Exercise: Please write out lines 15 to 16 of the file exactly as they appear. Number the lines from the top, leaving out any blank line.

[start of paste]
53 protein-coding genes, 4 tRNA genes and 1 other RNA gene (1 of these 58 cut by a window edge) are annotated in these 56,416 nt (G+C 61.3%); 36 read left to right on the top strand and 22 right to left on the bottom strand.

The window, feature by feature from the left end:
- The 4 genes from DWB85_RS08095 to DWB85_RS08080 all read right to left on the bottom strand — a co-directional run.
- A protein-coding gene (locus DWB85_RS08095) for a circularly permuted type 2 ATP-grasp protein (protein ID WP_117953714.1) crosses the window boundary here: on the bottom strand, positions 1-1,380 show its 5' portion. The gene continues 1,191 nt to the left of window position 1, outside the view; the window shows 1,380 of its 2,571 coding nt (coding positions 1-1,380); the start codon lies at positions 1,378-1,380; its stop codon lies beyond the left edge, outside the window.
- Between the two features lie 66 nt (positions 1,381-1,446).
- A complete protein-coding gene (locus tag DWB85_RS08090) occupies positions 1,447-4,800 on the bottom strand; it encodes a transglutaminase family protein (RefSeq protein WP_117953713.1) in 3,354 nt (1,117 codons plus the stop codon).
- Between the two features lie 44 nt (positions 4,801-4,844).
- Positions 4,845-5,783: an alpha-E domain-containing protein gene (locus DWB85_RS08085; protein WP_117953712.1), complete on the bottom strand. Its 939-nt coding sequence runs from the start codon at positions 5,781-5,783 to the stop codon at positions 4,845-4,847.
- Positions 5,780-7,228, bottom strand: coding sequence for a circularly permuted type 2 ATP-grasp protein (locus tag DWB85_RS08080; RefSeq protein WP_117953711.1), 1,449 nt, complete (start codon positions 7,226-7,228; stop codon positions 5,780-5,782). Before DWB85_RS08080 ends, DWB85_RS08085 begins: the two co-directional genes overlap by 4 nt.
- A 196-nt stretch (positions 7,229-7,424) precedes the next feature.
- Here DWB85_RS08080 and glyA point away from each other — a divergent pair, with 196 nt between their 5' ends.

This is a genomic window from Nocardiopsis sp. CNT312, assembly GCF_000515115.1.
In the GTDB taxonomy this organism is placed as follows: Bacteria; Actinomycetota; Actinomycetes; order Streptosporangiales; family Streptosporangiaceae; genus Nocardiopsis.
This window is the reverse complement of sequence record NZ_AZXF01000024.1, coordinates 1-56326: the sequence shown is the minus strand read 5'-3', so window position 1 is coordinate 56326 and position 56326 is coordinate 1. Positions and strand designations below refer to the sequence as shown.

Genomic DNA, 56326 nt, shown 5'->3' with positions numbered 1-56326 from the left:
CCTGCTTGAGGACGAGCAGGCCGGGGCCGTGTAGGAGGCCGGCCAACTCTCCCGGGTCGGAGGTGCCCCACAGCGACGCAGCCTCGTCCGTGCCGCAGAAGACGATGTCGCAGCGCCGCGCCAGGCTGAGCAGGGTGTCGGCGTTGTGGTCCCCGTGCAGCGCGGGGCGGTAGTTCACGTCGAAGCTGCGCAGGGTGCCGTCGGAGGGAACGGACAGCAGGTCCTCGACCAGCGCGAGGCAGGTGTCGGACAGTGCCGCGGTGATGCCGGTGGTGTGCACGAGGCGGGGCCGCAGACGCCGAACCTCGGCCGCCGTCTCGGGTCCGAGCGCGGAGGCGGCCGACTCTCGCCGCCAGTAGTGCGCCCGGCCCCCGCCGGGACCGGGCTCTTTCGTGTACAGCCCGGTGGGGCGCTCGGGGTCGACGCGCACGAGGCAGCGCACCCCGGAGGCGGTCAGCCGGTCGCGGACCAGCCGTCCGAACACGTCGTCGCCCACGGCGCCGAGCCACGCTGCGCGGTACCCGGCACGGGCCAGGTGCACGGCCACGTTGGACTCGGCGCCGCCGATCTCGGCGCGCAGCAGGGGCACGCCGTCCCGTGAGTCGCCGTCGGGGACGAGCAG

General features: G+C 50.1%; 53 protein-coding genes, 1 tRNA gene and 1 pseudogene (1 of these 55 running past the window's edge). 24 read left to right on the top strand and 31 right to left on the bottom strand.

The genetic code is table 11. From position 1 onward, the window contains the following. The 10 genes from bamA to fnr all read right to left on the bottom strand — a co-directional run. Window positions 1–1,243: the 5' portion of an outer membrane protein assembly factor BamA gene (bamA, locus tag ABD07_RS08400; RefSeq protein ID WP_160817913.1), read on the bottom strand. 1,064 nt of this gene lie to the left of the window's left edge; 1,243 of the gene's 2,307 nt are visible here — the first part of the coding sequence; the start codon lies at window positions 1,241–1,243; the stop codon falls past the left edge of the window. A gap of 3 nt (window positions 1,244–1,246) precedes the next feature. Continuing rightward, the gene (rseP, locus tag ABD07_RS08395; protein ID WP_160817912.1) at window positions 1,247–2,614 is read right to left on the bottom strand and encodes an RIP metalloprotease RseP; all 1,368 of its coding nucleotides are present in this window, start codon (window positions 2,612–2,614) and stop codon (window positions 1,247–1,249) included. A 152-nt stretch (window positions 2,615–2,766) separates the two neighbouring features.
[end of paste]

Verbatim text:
Genomic DNA, 56326 nt, shown 5'->3' with positions numbered 1-56326 from the left:
CCTGCTTGAGGACGAGCAGGCCGGGGCCGTGTAGGAGGCCGGCCAACTCTCCCGGGTCGGAGGTGCCCCACAGCGACGCAGCCTCGTCCGTGCCGCAGAAGACGATGTCGCAGCGCCGCGCCAGGCTGAGCAGGGTGTCGGCGTTGTGGTCCCCGTGCAGCGCGGGGCGGTAGTTCACGTCGAAGCTGCGCAGGGTGCCGTCGGAGGGAACGGACAGCAGGTCCTCGACCAGCGCGAGGCAGGTGTCGGACAGTGCCGCGGTGATGCCGGTGGTGTGCACGAGGCGGGGCCGCAGACGCCGAACCTCGGCCGCCGTCTCGGGTCCGAGCGCGGAGGCGGCCGACTCTCGCCGCCAGTAGTGCGCCCGGCCCCCGCCGGGACCGGGCTCTTTCGTGTACAGCCCGGTGGGGCGCTCGGGGTCGACGCGCACGAGGCAGCGCACCCCGGAGGCGGTCAGCCGGTCGCGGACCAGCCGTCCGAACACGTCGTCGCCCACGGCGCCGAGCCACGCTGCGCGGTACCCGGCACGGGCCAGGTGCACGGCCACGTTGGACTCGGCGCCGCCGATCTCGGCGCGCAGCAGGGGCACGCCGTCCCGTGAGTCGCCGTCGGGGACGAGCAG